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February 26, 2014 | Review Period

I Write With My Feet!

On lifelong language habits I have had.

When I learned to type at 13, for a long, long time I used to fake-type sentences as I heard them, moving my fingers slightly as if I was sitting at a keyboard. 

I would try to type as fast as a moving conversation! I would fake-type what the teacher was saying in class! I would fake-type snippets of television! I would even fake-type as I was going to sleep (which is not relaxing!).

Recent Snowy Night: Me Doing Arabic Pimsleur on a Run in My Building's Hallways

Recent Snowy Night: Me Doing Arabic Pimsleur on a Run in My Building’s Hallways

I think this habit may be why my typing speed quickly got up to 90+ words per minute. If you do anything all the time, you are likely to get pretty good at it!

I still sometimes fake-type even now.

Also, my whole life I have written with my feet. What I mean is that I often move my right foot (I am primarily right-footed, it seems) to form words like “hello” or “Ellen” or other random things that pop into my head. (Only cursive, of course—no printing.)

I guess I always figured everyone did this with their feet, but I finally thought to ask my husband the other day, and he said he doesn’t. He was surprised to learn what my right foot had been up to all these years.

Do you write with your feet?

I sometimes even foot-write complete sentences: lazy, loopy sentences, my ankles and toes revolving and sometimes even adding in the punctuation at the end. I enjoy extending my toes to punch in a little dot for the period. It’s fun.

I don’t fake-handwrite; I only fake-footwrite. 

Comments (7)

Epictetus • Posted on Mon, March 03, 2014 - 3:06 am EST

I do now!

Ellen Jovin • Posted on Mon, March 03, 2014 - 12:59 pm EST

Ha ha ha. :)

chris • Posted on Wed, March 05, 2014 - 2:14 am EST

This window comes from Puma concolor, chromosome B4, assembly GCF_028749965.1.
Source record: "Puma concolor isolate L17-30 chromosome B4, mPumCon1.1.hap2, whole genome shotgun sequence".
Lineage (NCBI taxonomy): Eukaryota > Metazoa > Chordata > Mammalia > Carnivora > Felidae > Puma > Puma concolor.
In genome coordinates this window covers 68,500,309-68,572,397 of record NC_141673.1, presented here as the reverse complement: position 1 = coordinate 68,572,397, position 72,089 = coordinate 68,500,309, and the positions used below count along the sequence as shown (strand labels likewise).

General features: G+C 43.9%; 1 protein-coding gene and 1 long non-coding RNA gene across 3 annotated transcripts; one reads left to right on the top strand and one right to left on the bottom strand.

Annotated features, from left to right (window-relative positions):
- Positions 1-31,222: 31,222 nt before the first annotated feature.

You were designed to be on a beach!

Kristina • Posted on Tue, March 11, 2014 - 6:24 am EST

Writing with one’s feet is part of the physical therapy exercise during recovery from such things as knee replacement surgery.

Ellen Jovin • Posted on Tue, March 11, 2014 - 9:55 am EST

Kris, but you print for that, right? Printing with my foot is uncomfortable. Even though I print with my hand, my foot is all about the cursive. :)

Sarah • Posted on Fri, November 10, 2017 - 4:39 am EST

I recently realized I can write well with both feet, mirror write at good speed and Im ambidexterous. There’s obviously no lack of online information about ambidexterity. There is however, not much online information about mirror writing. Nothing besides a definition, names and basic info about various historical figures who mirror wrote, neurological info explaining this “ability” and why some people unintentionally mirror write after brain trauma. I’m not sure why this dosnt seem like adaquet info and I’m not really sure exactly what info I’d be hoping to find. It just seems like a fairly unfulfilling spectrum of info. I know that I would like info regarding what estimated percent of the population can mirror write intentionally. All I found online was the McIntosh study (which I read in full). In regards to writing with both of one’s feet, I found absolutely no info. Just utube videos. I’m contacting you to inquire about any information you can direct me towards specifically about writing well with both of one’s feet. Website addresses? I don’t even know if there’s an actual word for the foot writing ability. All I’ve found online is the term for the ability to use both one’s feet equally well (in general and not for writing).

Ellen Jovin • Posted on Sun, December 03, 2017 - 2:49 pm EST

Sarah, wow, you sound extremely advanced! :) My skill level does not approach yours, not even close. And I don’t know much at all about mirror writing. Recently I came across the concept in Walter Isaacson’s biography of Leonardo da Vinci (which is, by the way, the heaviest book I have bought in a long, long time—practically requires a wheelbarrow). But it wouldn’t address your questions. I find your abilities interesting and unusual!

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